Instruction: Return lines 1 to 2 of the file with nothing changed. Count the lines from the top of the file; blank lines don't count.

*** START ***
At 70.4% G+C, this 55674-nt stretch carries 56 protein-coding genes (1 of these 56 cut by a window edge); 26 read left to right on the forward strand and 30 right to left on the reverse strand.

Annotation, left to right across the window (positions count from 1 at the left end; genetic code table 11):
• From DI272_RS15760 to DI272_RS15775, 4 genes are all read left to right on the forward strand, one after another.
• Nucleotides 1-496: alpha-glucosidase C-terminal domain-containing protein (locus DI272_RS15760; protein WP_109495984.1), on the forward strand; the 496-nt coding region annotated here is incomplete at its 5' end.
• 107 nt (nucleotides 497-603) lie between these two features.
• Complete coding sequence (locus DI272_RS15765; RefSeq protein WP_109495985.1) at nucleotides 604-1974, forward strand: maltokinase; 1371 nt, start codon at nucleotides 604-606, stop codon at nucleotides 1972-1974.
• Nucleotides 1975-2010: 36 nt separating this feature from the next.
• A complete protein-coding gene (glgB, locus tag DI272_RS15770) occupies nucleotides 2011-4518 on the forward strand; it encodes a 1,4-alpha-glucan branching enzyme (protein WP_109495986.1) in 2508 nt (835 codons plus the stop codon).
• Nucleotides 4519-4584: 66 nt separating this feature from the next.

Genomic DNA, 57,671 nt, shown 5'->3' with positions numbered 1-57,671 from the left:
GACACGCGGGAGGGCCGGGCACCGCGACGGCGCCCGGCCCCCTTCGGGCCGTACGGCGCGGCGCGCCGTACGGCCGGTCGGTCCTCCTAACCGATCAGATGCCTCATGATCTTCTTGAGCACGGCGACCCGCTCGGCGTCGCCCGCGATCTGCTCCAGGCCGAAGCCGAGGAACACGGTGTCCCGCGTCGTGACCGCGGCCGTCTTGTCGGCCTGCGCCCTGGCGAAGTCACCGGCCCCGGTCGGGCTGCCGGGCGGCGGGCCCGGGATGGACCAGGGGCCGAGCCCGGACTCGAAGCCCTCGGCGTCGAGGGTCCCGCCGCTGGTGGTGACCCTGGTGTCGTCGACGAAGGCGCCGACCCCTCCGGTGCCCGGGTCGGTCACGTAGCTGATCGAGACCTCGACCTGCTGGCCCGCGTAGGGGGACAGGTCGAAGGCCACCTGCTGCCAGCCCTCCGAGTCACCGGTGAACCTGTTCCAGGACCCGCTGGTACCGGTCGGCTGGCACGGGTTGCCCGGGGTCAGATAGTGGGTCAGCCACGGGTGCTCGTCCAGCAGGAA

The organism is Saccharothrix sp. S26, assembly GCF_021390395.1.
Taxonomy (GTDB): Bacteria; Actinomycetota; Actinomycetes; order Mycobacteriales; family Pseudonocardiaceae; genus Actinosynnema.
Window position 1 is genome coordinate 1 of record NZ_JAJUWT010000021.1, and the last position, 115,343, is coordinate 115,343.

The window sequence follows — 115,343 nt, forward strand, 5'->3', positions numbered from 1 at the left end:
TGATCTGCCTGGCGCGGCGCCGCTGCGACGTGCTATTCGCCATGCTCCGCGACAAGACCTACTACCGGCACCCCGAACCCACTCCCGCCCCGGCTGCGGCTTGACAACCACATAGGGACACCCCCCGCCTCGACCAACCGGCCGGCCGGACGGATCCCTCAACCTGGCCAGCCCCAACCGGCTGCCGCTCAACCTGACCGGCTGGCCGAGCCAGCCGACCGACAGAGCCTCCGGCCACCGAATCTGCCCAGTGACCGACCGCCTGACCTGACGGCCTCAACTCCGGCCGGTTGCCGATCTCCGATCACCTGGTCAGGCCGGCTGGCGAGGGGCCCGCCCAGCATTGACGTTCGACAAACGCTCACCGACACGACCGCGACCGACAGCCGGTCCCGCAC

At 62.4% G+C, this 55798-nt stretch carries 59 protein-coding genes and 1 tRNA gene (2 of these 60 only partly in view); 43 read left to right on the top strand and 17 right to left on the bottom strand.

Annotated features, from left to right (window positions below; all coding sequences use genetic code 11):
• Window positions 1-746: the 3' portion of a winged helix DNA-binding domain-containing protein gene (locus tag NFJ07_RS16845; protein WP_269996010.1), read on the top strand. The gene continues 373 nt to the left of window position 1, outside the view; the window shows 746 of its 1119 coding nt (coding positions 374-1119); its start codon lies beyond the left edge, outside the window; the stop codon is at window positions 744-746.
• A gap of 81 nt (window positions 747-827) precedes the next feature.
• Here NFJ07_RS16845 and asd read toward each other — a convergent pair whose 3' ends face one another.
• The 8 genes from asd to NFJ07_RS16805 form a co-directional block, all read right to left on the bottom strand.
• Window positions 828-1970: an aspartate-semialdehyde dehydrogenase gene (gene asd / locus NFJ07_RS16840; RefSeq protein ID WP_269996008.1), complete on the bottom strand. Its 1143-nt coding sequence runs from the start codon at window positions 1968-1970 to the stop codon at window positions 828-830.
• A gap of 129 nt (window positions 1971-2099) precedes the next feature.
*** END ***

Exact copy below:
At 70.4% G+C, this 55674-nt stretch carries 56 protein-coding genes (1 of these 56 cut by a window edge); 26 read left to right on the forward strand and 30 right to left on the reverse strand.

Annotation, left to right across the window (positions count from 1 at the left end; genetic code table 11):